There was something refreshing about the evening air in springtime. Much of the day had been put behind her save for those last nagging thoughts that tend to linger upon uncertainty. It was the season of war, and hubris pitted nation against nation (2 Sam 11.1). Her husband was among those fighting another man’s battle for glory–taken in by the illusion that bloodshed somehow brought honor or made men great (11.11). Fool, but still, she loved him (12.3; Kensky 155). Like the evening air, the water was cool and invigorating, providing respite in the midst of a tumultuous season. She was unaware of the gaze that held her like an object to be owned or the hunger rising behind those lurid eyes (2 Sam 11.2-4). When the king’s men arrived, Bathsheba had no recourse. Hers was but to submit.
The structures of power are aligned against Bathsheba. To position her as villain or vixen in the account of 2 Samuel requires leaps the text does not provide. Neither does the Hebrew provide wiggle room to frame David as the unwitting victim of feminine wiles. In the clearest (and least academic) terms, based on what is revealed in the text, Bathsheba was minding her own damn business. It is David’s lustful eyes that happen upon her private moment, and it is David who sexualizes and objectifies her body. Like Simba, who disregarded Mufasa’s warning that the dark places were not his to tread, David considers all he lays eyes upon to be his, for he is king. Therefore, he sends his messengers into the shadowlands beyond divinely established moral borders to take what does not belong to him.
David does what David does because he believes he can. He is king; who can challenge him? There is no hard evidence to prove that his audience with Bathsheba was anything more than a friendly chat. Rumors, after all, are only rumors. It is when Bathsheba becomes pregnant that things get a little more complicated. David can’t just shove $600 into her hand and tell her to “take care of it.” Instead, he does the next worst thing–he brings her husband home for a bit of r&r in the hope of hiding the truth surrounding Bathsheba’s condition. When that doesn’t work, the king murders her husband by proxy.
What transpires between Bathsheba and David is a sexual assault. Regardless of how force, intimidation, or coercion may have been used, the encounter remains an assault. From the moment the male gaze of David falls upon her, Bathsheba’s life is in danger. She cannot refuse the king, for he can put her to death (or worse). If her husband discovers she is pregnant and he a cuckold, he can put her to death to restore his fragile honor. The power differential is far too vast for Bathsheba to cross safely.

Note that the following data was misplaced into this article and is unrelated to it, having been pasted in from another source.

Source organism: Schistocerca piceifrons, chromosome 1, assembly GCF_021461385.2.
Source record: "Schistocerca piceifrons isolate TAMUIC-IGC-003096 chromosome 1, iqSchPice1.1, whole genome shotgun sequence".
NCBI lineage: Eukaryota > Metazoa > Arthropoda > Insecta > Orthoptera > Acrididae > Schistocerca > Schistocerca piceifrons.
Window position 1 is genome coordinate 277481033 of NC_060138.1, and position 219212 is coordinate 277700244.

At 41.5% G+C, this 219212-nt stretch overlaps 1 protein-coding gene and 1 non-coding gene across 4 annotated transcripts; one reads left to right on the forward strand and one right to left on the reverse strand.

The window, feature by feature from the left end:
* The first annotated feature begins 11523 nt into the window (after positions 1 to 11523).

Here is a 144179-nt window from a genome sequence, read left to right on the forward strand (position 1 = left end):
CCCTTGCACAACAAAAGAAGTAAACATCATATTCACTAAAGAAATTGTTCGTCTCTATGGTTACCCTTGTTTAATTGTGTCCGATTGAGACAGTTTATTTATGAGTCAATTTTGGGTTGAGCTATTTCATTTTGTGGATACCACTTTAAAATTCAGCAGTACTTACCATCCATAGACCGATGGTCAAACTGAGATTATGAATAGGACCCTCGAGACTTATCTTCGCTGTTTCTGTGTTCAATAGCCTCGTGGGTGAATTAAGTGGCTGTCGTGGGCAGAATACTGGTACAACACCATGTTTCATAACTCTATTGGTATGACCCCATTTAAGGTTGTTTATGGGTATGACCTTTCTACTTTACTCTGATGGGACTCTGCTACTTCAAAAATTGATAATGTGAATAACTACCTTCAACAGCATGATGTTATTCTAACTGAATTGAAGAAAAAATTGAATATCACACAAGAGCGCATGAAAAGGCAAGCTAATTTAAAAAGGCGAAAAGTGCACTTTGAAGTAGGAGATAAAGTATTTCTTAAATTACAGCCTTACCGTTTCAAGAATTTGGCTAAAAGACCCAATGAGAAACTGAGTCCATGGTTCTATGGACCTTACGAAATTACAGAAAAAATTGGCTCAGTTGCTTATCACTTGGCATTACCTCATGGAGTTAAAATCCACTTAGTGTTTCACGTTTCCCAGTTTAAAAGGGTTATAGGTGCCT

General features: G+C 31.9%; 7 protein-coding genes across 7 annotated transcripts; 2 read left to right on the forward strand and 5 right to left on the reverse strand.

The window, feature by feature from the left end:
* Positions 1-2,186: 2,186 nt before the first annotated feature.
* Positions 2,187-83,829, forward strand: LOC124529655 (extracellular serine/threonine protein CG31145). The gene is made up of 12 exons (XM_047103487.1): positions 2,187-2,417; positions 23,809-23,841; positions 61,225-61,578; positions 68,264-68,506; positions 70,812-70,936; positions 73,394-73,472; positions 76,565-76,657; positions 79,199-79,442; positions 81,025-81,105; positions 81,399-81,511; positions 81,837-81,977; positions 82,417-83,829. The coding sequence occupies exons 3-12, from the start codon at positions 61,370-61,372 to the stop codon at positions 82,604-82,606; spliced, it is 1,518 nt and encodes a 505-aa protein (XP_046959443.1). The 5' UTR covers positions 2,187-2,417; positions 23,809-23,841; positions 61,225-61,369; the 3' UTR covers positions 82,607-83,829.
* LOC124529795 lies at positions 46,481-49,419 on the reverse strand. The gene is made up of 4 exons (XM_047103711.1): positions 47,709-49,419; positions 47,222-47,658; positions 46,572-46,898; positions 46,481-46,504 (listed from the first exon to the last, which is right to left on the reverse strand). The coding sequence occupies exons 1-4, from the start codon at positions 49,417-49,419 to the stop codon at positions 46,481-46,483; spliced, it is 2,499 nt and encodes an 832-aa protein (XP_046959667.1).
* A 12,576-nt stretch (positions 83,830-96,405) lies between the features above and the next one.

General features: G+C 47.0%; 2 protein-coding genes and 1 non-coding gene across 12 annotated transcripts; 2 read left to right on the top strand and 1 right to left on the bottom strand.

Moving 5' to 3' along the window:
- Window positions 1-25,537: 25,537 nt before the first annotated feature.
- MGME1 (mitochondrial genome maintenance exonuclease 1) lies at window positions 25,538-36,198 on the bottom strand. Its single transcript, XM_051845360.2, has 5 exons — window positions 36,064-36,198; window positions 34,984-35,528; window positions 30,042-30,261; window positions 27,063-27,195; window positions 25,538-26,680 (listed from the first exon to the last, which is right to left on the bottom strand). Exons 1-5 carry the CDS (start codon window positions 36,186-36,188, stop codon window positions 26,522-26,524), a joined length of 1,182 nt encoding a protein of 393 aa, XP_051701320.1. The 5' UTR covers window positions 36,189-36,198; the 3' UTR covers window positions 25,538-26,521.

Bathsheba is damned if she does and damned if she doesn’t. Her personhood is violated by a prick in a crown. She has no earthly means of getting the justice due her. Her assault and the murder of her husband go unresolved because the structural powers are set against her. Yet, the unfathomable injury against her does not go unanswered. The Divine Creator of the universe sees the harm brought against the “least of these” (Mt 25.31-46) and is enraged. Bathsheba, bearing the imago dei, has been grossly injured and God is not having it–not today, anyway.
This divine intervention reveals that our sacred cows do not always get it right–they don’t even get it mostly right. Yet, because we do not want to critique our idols, we miss what is happening before us. To frame this story as “what you do doesn’t matter as long as you love God” is to miss Bathsheba. The man after God’s own heart inflicts undue trauma on her. As Tikva Frymer-Kensky suggests in Reading Women of the Bible, Bathsheba–and not her husband–is the poor man whose lamb is taken and slaughtered (155). The “thing that David had done displeased the Lord” (2 Sam 11.27) and he is held accountable.
God loves Bathsheba. Though her society makes her lesser because of her gender and renders her male property, the Creator’s action casts her in a different light. The Divine brings judgment down on the king’s head for her. Her personhood and dignity matter. She bears the same imago dei as her male counterparts. God equally loves her.
This divine act almost seems to foreshadow the coming Christ, who will fulfill the Law and tear down the barriers erected to segregate us from each other–in whom there is no distinction between “us” and “them.” Certainly, this should call to mind the foundation of the Law and Prophets–to love God with all we are, and to love the human beings around us as we ought love ourselves (Mt 22.36-40) regardless of the segregating barriers culture would have us erect. BIPOC, LGBTQIA+, female, male, poor, rich, homeless, disabled, white, cisgender, heteronormative, non-heteronormative, and everything in between, in Christ, we are one, and by our love we will be judged (Mt 25.31-46).
Perhaps, then, it is imperative that we strive to see the overlooked among us—for regardless of our own perceived standing before God, we will be held to account where we withheld love in favor of cruelty and self satisfaction.